That being said, as a follow up to Navdeep’s post about Sikhs and the Media yesterday, I want to focus on the news coverage of this incident in Richmond Hill. The New York Post* (one of NYC’s biggest newspapers with over 525,000 print copies sold daily) broke the story with this headline on Monday: Queens Turban Warfare: Sword-Wielding Sikhs attack praying rivals.

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The Roar of a Lioness: Sikh Women in the Diaspora

Our mothers and grandmothers would be proud. If we take a moment to pause, we’ll see the amazing mobilization that is occurring in the diaspora around Sikh women’s issues, particularly by youth. I’m not quite sure if it is a legit rise in websites or events or whether we are simply paying more attention to the topic. Regardless, it is clear that there are now more forums and platforms for discussion cultivating the need for women (and men!) to come together and address issues affecting Half the Sky. This post will give a round-up of some amazing work that is happening in our community, bringing together our qaum to discuss important issues affecting Sikh women.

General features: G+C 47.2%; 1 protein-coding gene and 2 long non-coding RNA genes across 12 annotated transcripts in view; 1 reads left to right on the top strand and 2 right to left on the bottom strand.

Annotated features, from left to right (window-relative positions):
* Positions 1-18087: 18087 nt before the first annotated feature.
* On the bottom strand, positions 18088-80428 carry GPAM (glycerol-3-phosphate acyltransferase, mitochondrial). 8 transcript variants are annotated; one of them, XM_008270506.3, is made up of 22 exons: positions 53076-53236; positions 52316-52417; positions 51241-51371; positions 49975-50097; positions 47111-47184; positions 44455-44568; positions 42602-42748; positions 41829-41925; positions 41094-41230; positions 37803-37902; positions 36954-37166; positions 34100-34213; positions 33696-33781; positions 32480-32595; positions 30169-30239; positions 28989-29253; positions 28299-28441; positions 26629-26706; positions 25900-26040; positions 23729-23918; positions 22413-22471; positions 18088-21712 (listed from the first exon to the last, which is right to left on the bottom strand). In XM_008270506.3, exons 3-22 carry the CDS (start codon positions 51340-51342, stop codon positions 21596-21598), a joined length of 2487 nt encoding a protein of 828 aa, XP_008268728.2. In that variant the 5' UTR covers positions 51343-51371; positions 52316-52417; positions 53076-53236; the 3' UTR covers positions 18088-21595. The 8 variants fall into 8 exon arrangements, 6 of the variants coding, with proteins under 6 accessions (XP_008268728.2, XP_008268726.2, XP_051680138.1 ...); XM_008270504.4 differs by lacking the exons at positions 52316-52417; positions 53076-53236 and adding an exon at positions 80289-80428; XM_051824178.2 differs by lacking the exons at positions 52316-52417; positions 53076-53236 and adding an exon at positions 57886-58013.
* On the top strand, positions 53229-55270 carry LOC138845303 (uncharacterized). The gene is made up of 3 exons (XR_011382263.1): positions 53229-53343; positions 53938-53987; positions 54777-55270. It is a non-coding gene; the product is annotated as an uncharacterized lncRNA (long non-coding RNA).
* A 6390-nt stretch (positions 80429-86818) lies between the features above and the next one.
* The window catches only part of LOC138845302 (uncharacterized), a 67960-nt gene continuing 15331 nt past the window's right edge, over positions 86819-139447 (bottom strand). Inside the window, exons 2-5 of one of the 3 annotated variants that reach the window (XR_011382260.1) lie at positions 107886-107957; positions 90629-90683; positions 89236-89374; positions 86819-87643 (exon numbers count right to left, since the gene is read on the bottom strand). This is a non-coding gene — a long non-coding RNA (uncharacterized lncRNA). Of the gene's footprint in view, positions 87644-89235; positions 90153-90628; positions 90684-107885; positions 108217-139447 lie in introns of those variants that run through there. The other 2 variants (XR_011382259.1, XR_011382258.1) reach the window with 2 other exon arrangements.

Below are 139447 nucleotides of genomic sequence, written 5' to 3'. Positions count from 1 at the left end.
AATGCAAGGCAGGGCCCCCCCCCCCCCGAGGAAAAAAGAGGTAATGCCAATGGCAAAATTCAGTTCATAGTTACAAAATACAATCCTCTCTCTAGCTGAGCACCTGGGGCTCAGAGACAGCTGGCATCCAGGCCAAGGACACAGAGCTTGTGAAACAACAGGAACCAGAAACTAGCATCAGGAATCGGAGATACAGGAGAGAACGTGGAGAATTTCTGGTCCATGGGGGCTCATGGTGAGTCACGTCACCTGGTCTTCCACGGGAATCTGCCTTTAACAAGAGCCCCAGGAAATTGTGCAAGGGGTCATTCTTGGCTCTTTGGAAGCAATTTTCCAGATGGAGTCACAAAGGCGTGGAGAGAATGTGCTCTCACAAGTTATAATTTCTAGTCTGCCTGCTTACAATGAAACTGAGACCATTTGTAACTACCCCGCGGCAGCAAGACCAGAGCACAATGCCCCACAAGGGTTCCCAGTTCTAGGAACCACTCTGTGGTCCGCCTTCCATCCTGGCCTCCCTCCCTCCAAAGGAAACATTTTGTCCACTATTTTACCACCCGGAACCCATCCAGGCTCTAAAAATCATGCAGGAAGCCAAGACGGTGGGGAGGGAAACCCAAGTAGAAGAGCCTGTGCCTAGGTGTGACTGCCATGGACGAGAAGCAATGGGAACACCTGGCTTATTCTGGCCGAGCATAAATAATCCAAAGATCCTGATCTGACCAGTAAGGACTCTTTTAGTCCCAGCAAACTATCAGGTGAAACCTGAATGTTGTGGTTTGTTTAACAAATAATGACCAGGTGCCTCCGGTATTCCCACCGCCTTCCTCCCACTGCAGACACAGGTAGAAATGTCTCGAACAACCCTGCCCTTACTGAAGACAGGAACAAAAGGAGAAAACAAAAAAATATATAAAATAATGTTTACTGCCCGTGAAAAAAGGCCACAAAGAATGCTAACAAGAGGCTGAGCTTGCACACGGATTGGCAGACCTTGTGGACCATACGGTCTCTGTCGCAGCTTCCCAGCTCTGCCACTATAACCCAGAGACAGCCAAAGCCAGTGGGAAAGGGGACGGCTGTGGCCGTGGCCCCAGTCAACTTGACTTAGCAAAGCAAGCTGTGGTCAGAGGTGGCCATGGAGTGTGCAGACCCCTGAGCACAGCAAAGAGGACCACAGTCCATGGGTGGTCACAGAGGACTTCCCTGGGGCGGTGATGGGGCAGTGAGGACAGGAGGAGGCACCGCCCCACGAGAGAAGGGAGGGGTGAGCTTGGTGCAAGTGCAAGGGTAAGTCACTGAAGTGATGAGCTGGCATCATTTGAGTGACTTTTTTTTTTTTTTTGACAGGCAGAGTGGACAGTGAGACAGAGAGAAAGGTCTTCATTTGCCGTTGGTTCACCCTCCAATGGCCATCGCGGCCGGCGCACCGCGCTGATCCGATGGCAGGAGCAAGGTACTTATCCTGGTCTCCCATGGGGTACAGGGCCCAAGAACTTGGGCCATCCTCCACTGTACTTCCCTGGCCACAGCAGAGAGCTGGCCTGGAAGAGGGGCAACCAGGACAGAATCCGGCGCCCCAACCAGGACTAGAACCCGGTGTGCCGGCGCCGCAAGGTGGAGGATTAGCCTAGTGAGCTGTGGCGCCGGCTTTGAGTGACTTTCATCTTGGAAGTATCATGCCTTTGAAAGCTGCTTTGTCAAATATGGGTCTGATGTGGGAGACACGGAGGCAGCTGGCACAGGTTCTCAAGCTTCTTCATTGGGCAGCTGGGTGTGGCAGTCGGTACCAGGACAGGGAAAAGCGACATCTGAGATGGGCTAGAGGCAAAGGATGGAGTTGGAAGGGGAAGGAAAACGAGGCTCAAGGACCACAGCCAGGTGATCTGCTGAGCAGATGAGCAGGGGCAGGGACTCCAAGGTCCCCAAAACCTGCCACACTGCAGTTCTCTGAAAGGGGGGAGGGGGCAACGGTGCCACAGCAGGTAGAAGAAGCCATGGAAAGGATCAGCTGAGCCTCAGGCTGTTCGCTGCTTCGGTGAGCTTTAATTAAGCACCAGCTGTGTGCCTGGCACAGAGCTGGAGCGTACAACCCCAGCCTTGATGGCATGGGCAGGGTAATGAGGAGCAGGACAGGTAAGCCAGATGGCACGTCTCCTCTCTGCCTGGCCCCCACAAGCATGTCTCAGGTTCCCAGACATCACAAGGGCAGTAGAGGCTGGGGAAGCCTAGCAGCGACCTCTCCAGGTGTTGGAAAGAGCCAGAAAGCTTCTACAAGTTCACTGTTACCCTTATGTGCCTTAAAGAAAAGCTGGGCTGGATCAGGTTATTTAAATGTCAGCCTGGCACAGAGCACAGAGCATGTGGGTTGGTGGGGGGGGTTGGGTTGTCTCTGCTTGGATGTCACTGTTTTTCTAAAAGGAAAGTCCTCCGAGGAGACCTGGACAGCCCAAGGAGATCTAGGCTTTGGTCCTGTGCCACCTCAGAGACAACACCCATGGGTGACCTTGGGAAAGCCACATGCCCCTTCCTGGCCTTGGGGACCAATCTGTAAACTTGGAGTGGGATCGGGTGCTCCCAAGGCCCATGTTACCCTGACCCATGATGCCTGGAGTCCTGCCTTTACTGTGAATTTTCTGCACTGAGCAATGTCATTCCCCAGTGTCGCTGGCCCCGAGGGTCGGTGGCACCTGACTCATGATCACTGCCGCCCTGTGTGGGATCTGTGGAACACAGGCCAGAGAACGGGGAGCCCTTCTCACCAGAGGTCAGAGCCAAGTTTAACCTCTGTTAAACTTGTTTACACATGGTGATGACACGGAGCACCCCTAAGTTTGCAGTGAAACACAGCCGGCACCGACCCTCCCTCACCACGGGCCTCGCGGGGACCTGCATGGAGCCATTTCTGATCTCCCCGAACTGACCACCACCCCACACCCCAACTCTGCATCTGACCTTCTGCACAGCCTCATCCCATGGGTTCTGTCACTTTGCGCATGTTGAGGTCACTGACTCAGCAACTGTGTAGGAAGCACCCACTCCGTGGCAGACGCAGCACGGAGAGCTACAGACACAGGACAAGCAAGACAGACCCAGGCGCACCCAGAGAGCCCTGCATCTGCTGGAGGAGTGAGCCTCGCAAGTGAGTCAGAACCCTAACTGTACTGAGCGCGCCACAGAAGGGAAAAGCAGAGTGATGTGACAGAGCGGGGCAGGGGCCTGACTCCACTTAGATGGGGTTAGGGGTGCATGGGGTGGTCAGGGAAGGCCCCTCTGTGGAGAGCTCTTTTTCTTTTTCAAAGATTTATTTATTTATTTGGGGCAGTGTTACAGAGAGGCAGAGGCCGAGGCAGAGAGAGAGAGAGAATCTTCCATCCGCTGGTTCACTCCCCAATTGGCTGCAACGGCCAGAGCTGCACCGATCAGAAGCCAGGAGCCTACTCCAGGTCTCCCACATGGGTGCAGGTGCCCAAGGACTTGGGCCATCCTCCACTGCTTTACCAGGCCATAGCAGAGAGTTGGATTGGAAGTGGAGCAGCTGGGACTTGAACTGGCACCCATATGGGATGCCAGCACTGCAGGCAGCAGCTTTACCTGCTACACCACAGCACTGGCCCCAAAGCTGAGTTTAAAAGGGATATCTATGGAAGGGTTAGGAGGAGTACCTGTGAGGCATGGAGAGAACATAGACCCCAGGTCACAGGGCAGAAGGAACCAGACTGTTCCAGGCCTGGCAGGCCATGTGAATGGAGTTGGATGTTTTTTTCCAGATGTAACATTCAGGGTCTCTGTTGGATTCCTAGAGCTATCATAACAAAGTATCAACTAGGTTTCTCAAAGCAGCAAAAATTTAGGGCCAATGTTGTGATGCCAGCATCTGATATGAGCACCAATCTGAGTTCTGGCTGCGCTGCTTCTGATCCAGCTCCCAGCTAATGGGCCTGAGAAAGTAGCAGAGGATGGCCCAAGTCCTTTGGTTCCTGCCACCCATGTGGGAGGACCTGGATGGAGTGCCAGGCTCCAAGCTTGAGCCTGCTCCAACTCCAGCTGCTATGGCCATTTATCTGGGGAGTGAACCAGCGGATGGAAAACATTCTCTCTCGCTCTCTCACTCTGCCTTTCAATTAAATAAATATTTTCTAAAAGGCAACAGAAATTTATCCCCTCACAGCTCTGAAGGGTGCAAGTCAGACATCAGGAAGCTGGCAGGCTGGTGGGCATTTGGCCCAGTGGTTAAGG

logo300.jpg{Kaurista} It is clear that Sikh women, like all women around the world, value an open space to discuss issues that directly impact us. Whether it is conversations about clothes, hair, identity or our activism – there needs to exist a space that is catered to providing Sikh girls and women with a sense of unity. This type of comraderie cannot be understated – it impacts an individual’s self esteem and confidence in a substantial way. With the launch of Kaurista.com and the immediate posting of the link all over Facebook, it is hard not to notice how much support there is for this type of forum. Kaurista provides conversations on six different topics including, Lifestyle, Style & Beauty, Family, Inspiration and Health & Wellness. One of my favourite sections of the website is “Ask Kaurista” where questions related to wanting to marry a sardar, going to prom, or overcoming alcohol abuse are answered. The site is not only aimed at Sikh girls. In fact, it actively includes Sikh men in discussions – and perhaps the hope is that through these types of discussions, Sikh men will value how truly dynamic Sikh women are!

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RIP Gurmej Singh Atwal

While Sikhs around the world were celebrating Vaisakhi last week, 78-year-old Gurmej Singh Atwal, one of the two men who were shot in what was likely a hate attack in Elk Grove, California in March, died on Friday. The Sacramento Bee reports:

“He’s no more,” his son said. “First the kidneys went off, then the lungs and then brain. … He was shot in the upper right chest, one bullet went straight to his lungs and the other to his pancreas, liver and intestines.”